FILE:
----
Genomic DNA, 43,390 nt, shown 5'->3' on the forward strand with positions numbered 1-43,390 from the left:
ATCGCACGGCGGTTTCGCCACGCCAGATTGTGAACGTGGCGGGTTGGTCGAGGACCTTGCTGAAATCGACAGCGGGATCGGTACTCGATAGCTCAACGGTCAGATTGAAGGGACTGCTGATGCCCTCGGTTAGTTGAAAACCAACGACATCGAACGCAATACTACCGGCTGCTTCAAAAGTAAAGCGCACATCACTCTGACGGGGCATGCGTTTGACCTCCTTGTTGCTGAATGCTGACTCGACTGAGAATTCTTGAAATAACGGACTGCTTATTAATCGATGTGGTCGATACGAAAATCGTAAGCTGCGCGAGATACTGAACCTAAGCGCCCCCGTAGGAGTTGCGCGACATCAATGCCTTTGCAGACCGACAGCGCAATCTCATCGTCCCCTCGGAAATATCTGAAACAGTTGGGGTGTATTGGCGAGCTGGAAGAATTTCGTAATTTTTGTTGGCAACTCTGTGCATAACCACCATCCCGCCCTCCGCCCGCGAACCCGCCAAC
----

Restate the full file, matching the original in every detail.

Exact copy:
Genomic DNA, 43,390 nt, shown 5'->3' on the forward strand with positions numbered 1-43,390 from the left:
ATCGCACGGCGGTTTCGCCACGCCAGATTGTGAACGTGGCGGGTTGGTCGAGGACCTTGCTGAAATCGACAGCGGGATCGGTACTCGATAGCTCAACGGTCAGATTGAAGGGACTGCTGATGCCCTCGGTTAGTTGAAAACCAACGACATCGAACGCAATACTACCGGCTGCTTCAAAAGTAAAGCGCACATCACTCTGACGGGGCATGCGTTTGACCTCCTTGTTGCTGAATGCTGACTCGACTGAGAATTCTTGAAATAACGGACTGCTTATTAATCGATGTGGTCGATACGAAAATCGTAAGCTGCGCGAGATACTGAACCTAAGCGCCCCCGTAGGAGTTGCGCGACATCAATGCCTTTGCAGACCGACAGCGCAATCTCATCGTCCCCTCGGAAATATCTGAAACAGTTGGGGTGTATTGGCGAGCTGGAAGAATTTCGTAATTTTTGTTGGCAACTCTGTGCATAACCACCATCCCGCCCTCCGCCCGCGAACCCGCCAAC